To obtain more power from existing pressure vessels, thought was given to using air enriched with oxygen – up to 57 per cent by weight, or even pure oxygen. The British 21in Mark VII of 1928 was the Royal Navy’s first enriched air torpedo, carried by the London-class heavy cruisers, and this led to the 24.5in Mark 1 installed in the Nelson and Rodney. Before the outbreak of the Second World War, however, due to corrosion problems with the air vessels, both enriched air models were changed to run on normal compressed air.

At around the same time, the British were perfecting the burner-cycle reciprocating engine, which retained the classic four-cylinder radial layout. The bore/stroke ratio of these compact radial units bore little resemblance to the contemporary automobile long-stroke inline reciprocating engine, with its inherent disadvantages of piston friction and heavy, out of balance, reciprocating weights. The radial engine could thus continue to rival the American preference for the turbine engine. The first British torpedo to use the burner-cycle engine was the long-lived Mark VIII for submarine use. It was a modernised model of the Mark VIII which would be fired against the General Belgrano fifty-five years later. The corresponding torpedo for surface ships was the Mark IX.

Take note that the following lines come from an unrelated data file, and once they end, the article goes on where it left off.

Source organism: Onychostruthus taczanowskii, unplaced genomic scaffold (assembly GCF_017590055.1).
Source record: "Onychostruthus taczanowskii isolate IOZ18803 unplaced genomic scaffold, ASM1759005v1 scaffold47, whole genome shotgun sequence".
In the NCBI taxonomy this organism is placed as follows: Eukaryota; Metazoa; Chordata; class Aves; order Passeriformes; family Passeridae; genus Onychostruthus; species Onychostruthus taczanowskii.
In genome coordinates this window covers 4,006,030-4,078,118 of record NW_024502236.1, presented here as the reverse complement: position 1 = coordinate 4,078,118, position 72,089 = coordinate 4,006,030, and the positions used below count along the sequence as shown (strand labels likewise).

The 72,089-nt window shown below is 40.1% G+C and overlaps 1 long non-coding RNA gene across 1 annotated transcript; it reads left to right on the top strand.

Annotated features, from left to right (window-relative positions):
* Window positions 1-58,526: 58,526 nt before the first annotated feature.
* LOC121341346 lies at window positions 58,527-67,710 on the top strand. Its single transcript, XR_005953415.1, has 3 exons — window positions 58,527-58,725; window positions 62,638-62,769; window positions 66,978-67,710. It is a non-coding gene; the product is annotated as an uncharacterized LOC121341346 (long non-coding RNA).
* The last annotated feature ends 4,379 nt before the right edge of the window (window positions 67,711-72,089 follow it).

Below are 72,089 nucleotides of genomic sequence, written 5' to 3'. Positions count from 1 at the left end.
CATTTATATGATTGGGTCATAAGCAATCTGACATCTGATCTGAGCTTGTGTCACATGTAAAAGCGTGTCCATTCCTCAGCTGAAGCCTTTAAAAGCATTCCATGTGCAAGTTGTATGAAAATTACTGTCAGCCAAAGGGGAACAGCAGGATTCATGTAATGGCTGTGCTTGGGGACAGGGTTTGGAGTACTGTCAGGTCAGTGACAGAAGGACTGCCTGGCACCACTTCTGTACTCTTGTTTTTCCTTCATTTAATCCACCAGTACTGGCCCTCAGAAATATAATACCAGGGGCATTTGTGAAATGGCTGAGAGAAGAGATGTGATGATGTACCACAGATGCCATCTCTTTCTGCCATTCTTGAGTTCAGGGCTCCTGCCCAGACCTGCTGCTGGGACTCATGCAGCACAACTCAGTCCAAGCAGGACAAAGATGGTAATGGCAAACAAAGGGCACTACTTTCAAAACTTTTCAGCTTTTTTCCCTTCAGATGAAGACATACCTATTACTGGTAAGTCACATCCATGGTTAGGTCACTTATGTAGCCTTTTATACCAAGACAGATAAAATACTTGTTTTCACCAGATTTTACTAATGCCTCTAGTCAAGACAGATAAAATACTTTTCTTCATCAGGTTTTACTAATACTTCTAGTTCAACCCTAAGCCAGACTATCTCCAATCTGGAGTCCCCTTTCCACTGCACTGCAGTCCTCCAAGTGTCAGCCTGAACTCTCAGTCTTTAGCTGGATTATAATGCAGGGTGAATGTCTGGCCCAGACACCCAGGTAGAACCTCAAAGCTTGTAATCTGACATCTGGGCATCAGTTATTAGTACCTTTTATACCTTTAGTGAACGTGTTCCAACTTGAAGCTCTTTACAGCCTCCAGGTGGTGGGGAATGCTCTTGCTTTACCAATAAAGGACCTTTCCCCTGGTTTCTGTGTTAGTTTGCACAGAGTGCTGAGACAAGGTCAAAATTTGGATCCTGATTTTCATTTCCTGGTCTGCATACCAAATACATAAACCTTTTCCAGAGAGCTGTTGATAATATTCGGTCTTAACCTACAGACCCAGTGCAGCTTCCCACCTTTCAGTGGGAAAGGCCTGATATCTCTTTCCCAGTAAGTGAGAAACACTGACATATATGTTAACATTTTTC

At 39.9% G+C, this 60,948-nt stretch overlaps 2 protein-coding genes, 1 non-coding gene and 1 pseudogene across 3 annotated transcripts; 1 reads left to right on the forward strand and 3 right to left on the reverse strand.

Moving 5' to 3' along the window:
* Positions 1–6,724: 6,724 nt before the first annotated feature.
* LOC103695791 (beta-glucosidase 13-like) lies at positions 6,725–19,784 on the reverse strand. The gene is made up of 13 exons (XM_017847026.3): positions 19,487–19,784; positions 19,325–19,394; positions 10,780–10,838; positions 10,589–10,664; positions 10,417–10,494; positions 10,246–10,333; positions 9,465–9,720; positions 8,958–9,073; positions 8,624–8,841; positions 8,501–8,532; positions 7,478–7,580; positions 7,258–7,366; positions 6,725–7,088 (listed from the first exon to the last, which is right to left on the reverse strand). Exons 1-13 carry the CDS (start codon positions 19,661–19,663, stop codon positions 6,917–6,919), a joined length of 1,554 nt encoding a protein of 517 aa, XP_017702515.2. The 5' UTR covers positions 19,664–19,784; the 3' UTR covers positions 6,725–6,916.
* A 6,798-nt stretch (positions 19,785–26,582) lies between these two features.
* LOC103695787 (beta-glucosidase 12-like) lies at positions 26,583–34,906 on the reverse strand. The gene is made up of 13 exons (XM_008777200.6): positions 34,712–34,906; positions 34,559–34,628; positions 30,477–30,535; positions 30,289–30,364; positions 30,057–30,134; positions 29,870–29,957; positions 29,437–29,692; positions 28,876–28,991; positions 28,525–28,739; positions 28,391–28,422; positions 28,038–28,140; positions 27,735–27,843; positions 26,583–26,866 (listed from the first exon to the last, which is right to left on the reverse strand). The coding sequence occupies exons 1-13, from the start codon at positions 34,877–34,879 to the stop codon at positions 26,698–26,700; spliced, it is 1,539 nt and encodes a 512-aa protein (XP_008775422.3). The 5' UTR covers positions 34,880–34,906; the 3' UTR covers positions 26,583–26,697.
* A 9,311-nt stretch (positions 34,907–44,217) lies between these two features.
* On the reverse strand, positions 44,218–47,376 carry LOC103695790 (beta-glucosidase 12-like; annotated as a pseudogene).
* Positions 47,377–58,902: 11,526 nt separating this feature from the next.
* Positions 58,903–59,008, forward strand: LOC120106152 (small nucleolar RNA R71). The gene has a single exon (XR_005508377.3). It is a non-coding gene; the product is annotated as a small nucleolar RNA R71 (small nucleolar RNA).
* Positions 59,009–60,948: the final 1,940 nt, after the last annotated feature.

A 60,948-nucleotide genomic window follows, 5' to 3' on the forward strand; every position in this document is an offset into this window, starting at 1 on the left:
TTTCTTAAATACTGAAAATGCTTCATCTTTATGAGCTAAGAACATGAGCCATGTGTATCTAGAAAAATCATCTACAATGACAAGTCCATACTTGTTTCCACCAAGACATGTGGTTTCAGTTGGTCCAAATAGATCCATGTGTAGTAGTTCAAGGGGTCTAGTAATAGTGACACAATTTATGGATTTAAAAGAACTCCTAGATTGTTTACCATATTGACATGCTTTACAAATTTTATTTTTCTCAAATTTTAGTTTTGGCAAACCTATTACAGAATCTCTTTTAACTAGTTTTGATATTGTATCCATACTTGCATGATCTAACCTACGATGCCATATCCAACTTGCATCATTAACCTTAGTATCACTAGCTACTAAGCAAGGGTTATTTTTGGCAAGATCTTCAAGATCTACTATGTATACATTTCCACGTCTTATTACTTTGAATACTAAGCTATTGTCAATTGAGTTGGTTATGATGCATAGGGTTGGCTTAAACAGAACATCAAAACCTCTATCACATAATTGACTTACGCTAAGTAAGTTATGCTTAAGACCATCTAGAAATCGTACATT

The Brotherhood burner-cycle engine was fed with compressed air at around 840psi. A small amount of paraffin was atomised in the air and burned. The resultant gas was fed into the cylinders at a temperature of 1000°C, and additional fuel was injected just before the piston reached top dead-centre. The compression caused the fuel mixture to detonate, driving the piston down as in a diesel engine. The exhaust gas was evacuated through ports in the cylinder, but there were also two auxiliary exhaust ports in the piston crown. By 1945 this impressive power unit would have been tuned to produce up to 465bhp, sufficient to propel a 21in torpedo at 50 knots. Plans to run a version of this engine on nitric acid promised to produce 750bhp, but the outbreak of war meant that it was never built.

In 1923 German experiments with electric torpedoes continued in secret in Sweden, and the design was finalised six years later. Since the Versailles treaty banned Germany from possessing submarines, the electric torpedo was held in readiness until Hitler came to power and began repudiating the terms of Versailles.